Education in war-torn Syria on World Teachers’ Day 2021

As Syria continues to endure a 10-year war, Yasmin Turner talks about the Instagram Live that she joined on World Teachers’ Day 2021 (October 5) about the country’s schools and inspirational teachers who go to great efforts to support education in such exceptional circumstances.

The event was hosted by Action for Sama, a charity that raises money to support humanitarian workers and seeks to end the bombing of hospitals in Syria.

The event was led by political activist Afraa Hashem.  

Joining her on the panel was English Language teachers and activists Manal Daaboul and Dalal Al-Hassan.

Dalal Al-Hassan lives on the northern border of Syria and moves between the countryside of Aleppo and Idlib, whilst Manal Daaboul was forcibly displaced from the city of Aleppo in late 2016.  

Their enduring passion for education was undeniable as they answered the question of “what are the challenges that you face as a female teacher?”.

Dalal said: “Most important is the societal view that women are unable to assume responsibility inside and outside the home.”  

Some might be familiar with this view, which was shared on the news recently from Afghanistan, where women are struggling to return to their jobs as teachers after the Taliban gained control of the country once again in August.  

The host speaker, Afraa, continued to explain: “If she loses her job [due to the gender politics of the country or due to war], that will reflect negatively on her family.

“She must look after her whole family, especially if she lost her husband or her brother or father or any male member of her family.”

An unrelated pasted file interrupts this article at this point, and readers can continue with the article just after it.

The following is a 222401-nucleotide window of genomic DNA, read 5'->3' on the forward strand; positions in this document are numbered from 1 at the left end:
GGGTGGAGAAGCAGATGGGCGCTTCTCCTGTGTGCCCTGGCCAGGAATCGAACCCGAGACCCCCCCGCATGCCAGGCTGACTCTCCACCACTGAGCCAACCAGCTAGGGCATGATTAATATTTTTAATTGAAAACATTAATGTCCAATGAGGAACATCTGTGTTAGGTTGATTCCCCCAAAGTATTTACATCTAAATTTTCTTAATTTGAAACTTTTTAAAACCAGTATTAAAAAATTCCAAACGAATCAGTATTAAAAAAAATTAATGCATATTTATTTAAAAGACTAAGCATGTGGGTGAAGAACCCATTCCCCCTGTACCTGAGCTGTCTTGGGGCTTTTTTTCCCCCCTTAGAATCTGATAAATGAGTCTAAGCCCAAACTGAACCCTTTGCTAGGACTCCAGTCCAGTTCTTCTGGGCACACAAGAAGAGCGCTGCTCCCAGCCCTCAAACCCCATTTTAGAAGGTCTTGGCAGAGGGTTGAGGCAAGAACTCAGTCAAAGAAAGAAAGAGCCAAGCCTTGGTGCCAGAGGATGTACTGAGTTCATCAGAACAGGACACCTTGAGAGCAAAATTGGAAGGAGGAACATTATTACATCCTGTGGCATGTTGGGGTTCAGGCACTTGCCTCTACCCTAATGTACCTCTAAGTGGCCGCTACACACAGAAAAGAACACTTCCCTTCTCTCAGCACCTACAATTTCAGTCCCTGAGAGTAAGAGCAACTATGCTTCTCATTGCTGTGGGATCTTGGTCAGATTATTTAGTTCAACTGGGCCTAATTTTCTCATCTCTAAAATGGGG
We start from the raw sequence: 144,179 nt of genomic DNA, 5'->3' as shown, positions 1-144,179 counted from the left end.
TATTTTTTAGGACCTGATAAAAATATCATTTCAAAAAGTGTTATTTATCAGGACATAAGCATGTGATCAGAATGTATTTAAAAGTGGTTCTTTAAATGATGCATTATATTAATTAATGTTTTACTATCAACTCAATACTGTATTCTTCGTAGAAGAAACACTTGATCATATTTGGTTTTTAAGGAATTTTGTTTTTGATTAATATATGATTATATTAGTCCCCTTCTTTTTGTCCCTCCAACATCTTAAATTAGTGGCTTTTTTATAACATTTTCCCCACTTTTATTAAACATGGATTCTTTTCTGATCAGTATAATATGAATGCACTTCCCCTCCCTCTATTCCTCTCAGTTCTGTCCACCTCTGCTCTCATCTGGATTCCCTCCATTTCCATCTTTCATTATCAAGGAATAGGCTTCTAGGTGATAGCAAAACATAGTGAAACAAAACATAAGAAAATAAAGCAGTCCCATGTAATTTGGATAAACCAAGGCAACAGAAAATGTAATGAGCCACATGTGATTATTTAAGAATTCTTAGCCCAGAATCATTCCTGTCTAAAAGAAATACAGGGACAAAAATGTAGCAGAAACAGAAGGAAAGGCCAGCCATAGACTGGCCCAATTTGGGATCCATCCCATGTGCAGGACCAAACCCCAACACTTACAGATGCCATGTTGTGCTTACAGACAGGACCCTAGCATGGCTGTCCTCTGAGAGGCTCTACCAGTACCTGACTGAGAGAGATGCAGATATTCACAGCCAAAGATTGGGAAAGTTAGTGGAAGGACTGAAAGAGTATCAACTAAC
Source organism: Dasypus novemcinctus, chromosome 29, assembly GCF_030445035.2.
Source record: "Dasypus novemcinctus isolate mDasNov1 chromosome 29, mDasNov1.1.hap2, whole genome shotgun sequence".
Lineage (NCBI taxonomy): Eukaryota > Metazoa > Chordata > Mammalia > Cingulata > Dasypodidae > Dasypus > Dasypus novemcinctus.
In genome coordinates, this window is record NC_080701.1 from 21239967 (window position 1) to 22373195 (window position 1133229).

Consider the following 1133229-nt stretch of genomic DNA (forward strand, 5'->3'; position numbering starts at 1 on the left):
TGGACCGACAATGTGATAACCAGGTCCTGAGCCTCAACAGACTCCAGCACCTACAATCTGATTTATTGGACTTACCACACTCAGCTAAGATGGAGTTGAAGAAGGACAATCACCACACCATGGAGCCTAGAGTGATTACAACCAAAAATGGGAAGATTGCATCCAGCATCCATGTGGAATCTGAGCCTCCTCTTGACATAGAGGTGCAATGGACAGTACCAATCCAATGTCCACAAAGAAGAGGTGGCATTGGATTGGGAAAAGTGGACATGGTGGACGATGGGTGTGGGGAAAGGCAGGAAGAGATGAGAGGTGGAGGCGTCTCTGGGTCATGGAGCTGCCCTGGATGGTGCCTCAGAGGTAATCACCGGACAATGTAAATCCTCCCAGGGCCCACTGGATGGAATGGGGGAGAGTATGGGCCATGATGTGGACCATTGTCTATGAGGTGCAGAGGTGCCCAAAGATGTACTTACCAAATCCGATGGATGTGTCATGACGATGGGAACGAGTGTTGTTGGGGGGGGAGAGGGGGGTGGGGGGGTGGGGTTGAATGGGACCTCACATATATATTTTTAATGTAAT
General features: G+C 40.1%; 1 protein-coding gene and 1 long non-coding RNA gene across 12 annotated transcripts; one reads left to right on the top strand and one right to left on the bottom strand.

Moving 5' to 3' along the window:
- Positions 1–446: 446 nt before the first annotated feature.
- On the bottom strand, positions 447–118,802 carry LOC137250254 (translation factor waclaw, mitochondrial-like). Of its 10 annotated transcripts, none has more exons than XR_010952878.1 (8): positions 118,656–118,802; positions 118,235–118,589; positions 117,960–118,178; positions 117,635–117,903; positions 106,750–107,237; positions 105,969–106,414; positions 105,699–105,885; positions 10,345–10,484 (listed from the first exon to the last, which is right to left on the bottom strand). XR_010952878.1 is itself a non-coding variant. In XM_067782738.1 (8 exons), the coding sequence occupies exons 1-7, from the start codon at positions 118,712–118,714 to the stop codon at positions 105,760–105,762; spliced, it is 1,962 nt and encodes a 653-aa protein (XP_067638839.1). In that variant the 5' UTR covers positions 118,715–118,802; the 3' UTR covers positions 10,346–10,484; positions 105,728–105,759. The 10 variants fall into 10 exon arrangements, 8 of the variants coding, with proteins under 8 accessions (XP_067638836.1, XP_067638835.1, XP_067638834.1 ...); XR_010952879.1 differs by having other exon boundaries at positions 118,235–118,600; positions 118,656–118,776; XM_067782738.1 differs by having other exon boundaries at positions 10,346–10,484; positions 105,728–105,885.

This is an enormous pressure, besides the daily struggle of having to navigate and commute through conditions of war and displacement.  

“Standing on the rubble of my school, which was bombed,” said Dalal about the incident that has affected her, but that did not lessen her determination to provide education to children.  

Dalal and Manal described the hardships of living during the coronavirus pandemic.

They said: “Unfortunately, education is not free for everyone.

“Students have dropped out and the largest [group of students who dropped out] are girls.”  

Many students in Idlib do not have access to online platforms and, at large, families do not have enough money to send both children to school, so boys are being preferred, whilst girls stay at home.  

For World Teachers’ Day, you can watch students talk about Dalal and gain an insight into a Syrian school in this 360° video.

And here in the UK, you can easily be a part of supporting education.

Action Tutoring is a charity that helps children from disadvantaged backgrounds achieve their academic potential.

As a tutor, online or face to face, the lessons are just one hour a week so you can easily fit this around your schedule.

The COVID-19 pandemic has deeply impacted the education sector, so the need of tutors is now bigger than ever.

Lead image: Action for Sama

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